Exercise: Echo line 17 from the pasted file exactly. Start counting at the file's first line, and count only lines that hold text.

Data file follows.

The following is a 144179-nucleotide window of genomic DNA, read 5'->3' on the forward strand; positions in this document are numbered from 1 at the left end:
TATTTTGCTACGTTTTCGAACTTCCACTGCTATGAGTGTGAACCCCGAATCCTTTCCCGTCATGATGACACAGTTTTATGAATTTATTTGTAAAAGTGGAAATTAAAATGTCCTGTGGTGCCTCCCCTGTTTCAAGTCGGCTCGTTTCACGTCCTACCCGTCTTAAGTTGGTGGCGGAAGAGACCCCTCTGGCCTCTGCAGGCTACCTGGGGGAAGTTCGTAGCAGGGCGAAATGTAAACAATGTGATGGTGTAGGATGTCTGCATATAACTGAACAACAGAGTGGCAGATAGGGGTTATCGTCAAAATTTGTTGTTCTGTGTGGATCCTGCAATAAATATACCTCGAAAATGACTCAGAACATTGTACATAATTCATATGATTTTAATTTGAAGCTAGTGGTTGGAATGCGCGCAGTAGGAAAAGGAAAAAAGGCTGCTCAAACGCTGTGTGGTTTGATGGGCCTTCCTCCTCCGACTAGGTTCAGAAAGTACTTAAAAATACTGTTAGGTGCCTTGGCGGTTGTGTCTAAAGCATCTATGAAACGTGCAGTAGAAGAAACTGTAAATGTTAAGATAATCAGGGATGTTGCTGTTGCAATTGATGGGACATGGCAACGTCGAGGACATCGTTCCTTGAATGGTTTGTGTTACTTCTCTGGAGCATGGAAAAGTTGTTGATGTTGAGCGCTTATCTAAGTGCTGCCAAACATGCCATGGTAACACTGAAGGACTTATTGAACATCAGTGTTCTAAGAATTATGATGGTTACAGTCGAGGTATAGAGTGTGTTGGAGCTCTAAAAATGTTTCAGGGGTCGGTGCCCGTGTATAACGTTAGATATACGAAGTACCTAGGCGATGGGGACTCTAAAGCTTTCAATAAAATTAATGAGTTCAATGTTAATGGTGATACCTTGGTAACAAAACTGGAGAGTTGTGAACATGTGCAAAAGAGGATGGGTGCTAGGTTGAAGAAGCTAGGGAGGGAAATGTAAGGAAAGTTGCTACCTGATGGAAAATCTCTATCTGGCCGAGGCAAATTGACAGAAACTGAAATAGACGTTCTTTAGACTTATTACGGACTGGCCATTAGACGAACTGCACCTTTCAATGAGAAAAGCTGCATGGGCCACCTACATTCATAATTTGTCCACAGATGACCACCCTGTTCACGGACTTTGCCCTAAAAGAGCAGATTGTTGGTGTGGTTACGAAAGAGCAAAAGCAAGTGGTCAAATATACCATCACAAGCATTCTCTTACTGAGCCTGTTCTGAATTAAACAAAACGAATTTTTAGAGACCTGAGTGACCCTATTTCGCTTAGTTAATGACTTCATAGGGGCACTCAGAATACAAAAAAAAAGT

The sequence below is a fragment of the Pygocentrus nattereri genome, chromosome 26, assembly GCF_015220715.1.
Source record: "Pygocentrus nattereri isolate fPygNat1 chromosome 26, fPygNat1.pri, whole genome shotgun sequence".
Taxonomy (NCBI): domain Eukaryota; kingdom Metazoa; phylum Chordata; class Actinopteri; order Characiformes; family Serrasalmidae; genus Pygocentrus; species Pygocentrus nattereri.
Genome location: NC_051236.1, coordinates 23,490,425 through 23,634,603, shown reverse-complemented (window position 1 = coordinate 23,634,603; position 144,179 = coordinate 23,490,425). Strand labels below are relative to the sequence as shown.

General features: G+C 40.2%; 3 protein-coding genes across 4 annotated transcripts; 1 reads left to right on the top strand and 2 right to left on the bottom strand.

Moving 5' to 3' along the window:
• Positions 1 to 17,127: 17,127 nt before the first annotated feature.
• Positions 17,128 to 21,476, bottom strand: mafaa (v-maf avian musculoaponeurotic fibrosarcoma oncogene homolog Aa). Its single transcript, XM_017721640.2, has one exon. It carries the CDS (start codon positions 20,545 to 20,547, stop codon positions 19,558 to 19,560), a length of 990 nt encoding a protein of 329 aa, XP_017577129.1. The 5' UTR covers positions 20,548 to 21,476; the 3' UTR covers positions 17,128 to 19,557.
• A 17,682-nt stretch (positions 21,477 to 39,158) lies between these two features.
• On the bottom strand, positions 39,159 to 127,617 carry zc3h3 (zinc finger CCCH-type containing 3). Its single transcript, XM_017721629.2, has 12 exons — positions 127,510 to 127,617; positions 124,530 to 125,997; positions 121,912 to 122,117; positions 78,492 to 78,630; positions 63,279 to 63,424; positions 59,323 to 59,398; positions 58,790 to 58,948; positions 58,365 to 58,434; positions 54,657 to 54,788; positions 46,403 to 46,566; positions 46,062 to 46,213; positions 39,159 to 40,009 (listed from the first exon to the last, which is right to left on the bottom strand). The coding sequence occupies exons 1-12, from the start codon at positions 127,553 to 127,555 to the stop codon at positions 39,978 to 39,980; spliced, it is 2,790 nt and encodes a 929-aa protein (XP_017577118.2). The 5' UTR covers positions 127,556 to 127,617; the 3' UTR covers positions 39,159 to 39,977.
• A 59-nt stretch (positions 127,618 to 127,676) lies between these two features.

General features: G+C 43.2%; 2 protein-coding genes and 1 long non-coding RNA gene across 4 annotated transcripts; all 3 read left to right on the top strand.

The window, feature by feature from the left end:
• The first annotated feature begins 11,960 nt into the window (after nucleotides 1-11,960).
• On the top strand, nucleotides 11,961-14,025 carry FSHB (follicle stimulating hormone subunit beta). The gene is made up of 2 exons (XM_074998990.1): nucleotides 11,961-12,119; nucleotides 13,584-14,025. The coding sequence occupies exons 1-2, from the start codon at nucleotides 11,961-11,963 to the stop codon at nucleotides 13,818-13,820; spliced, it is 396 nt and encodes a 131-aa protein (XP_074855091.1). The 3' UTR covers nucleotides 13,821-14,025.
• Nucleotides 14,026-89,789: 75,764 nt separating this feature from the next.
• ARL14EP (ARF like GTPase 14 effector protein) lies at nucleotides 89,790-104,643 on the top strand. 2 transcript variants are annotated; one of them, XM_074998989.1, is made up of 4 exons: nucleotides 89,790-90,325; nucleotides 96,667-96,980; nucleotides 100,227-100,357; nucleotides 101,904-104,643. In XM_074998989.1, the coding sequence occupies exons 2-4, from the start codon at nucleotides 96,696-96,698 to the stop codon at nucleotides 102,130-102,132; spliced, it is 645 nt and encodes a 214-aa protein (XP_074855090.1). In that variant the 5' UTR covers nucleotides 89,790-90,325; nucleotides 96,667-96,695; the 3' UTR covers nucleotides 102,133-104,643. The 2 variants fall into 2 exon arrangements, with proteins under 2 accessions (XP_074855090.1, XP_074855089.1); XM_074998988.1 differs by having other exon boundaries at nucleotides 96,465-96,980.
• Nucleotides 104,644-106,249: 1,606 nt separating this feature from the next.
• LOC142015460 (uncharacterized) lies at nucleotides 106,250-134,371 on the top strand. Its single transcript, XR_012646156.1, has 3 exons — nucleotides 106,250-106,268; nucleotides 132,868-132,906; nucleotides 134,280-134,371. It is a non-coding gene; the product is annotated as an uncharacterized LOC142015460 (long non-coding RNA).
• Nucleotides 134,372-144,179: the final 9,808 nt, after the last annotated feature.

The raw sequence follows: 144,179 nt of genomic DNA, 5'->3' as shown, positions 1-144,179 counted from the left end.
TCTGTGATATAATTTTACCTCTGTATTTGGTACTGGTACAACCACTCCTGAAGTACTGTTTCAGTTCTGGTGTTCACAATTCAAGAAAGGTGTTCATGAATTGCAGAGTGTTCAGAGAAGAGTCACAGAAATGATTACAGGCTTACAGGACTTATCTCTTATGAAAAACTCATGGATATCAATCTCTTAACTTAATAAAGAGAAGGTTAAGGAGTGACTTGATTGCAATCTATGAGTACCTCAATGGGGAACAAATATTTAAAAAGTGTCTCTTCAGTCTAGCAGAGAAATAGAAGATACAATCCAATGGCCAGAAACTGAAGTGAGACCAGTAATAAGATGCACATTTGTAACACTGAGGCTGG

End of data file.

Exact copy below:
• On the top strand, nucleotides 11,961-14,025 carry FSHB (follicle stimulating hormone subunit beta). The gene is made up of 2 exons (XM_074998990.1): nucleotides 11,961-12,119; nucleotides 13,584-14,025. The coding sequence occupies exons 1-2, from the start codon at nucleotides 11,961-11,963 to the stop codon at nucleotides 13,818-13,820; spliced, it is 396 nt and encodes a 131-aa protein (XP_074855091.1). The 3' UTR covers nucleotides 13,821-14,025.